Problems and Prospects for China’s Responses
Most Chinese strategists seem to believe that the Quad can be stunted by positioning China as an attractive economic and political partner for the Quad states themselves and those outside the group. Da Wei, formerly the top America hand at the Chinese Institutes of Contemporary International Relations, assesses China’s relations with its neighbors as the “main variable” determining the effectiveness of U.S. strategy in Asia, including the Quad. Mishandling those relations, for Da, is a strategic blunder that the United States will exploit to advance its own strategy. As a result, Da argues, China needs to reduce disputes with its neighbors to “prevent [them] from becoming a platform or outposts for the U.S. to keep China down.” Da and others also see Biden’s election as a chance to reset Sino-American relations, thereby reducing America’s appetite to contain China.
However, competing pressures have led Beijing to act in ways that undermine its ability to divide and weaken the Quad. These impulses include the domestic political need for leaders to come across as tough when challenged by others and a desire to use China’s growing military and paramilitary capabilities to more consistently enforce China’s territorial claims (or at least ward off provocations by others). Although many of the Chinese-language articles I reviewed argued that a more accommodating approach to China’s neighbors would best advance Beijing’s interests, it’s likely that some powerful stakeholders in the Chinese government fear that such a strategy would only embolden the Quad to act opportunistically. Such considerations were on full display over the past year, when the global pandemic led Beijing to toughen its approach to the region to both convince others not to take advantage of China during a period of internal turmoil and test the resolve of its rivals. During this period, Beijing managed to antagonize all four Quad partners through tit-for-tat political and economic disputes with Australia, deadly border clashes with India, increased China coast guard patrols near the Senkakus (which are claimed by Japan), and in a spiraling competition with the United States. The latter of these was highlighted most recently by Chinese Politburo member Yang Jiechi’s fiery public remarks during the opening of the recent bilateral meeting in Anchorage, responding to critiques of China by Secretary of State Antony Blinken and National Security Adviser Jake Sullivan. Such tough actions have weakened China’s outreach to and reduced its favorability ratings in key Asian states and the United States.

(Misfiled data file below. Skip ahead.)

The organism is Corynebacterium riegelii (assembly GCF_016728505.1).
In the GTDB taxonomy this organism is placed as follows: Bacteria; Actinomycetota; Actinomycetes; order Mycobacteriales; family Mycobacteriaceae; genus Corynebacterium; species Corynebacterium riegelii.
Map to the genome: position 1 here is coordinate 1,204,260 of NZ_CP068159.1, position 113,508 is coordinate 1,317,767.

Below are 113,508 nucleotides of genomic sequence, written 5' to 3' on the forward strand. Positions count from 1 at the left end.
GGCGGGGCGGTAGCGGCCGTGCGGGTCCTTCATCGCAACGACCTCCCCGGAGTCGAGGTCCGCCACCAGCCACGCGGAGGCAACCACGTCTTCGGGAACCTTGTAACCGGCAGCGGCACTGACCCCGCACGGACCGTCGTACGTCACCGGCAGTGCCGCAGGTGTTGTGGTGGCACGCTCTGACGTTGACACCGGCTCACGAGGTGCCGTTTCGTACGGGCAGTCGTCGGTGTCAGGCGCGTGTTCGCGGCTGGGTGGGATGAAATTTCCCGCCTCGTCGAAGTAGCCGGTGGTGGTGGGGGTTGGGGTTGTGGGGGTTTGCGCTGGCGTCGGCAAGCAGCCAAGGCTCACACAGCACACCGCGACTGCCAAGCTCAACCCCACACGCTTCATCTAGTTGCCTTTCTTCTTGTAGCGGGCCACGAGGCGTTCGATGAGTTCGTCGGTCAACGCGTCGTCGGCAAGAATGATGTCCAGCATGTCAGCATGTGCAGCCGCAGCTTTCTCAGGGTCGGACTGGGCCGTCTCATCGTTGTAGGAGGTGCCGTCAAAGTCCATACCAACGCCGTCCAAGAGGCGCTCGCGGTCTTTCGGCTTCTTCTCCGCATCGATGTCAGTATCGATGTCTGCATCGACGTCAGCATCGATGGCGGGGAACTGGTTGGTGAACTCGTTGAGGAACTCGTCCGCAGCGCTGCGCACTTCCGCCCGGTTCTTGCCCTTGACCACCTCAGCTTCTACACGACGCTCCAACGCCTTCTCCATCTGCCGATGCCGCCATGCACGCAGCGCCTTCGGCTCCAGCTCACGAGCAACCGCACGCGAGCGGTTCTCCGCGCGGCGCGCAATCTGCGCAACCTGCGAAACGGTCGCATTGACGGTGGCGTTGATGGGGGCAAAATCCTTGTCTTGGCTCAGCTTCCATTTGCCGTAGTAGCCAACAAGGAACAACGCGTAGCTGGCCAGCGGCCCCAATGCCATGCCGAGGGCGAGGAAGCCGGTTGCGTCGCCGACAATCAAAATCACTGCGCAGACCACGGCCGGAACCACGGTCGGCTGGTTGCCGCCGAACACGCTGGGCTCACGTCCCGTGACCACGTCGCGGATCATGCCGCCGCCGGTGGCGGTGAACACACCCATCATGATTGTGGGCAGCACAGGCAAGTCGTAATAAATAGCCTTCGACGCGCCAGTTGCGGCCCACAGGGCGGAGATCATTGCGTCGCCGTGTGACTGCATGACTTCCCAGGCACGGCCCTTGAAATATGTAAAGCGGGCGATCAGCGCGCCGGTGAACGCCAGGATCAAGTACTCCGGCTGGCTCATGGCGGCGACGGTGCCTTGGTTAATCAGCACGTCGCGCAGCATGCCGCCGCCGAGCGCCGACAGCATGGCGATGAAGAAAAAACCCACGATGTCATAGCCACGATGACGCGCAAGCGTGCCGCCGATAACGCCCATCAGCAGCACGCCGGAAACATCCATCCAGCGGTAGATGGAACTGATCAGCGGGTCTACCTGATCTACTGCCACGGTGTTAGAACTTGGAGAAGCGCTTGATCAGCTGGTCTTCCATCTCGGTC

A strategy of marginalizing the Quad may founder unless Beijing can moderate its tendency to escalate disputes with other neighbors and to respond forcefully to any perceived provocations. In 2020, for instance, China sparked the ire of Vietnam due to the aggressive behavior of China’s maritime patrols in disputed regions and major military exercises, reducing the prospects for a South China Sea code of conduct that could have strengthened China’s influence. Tensions with the Philippines are sure to rise as China’s maritime militia gathers at Whitsun Reef in the Spratly Islands. These types of controversies will only undercut China’s attempts to use Association of Southeast Asian Nations as a cudgel against the Quad. As noted earlier, broader regional concerns about China’s assertive actions spurred interest in the Quad-Plus during 2020 among states such as Vietnam, New Zealand, and South Korea, (where tensions over the 2018 Terminal High Altitude Area Defense dispute are still high and China’s favorability rating has plummeted to 24 percent).
Implications for U.S. Policy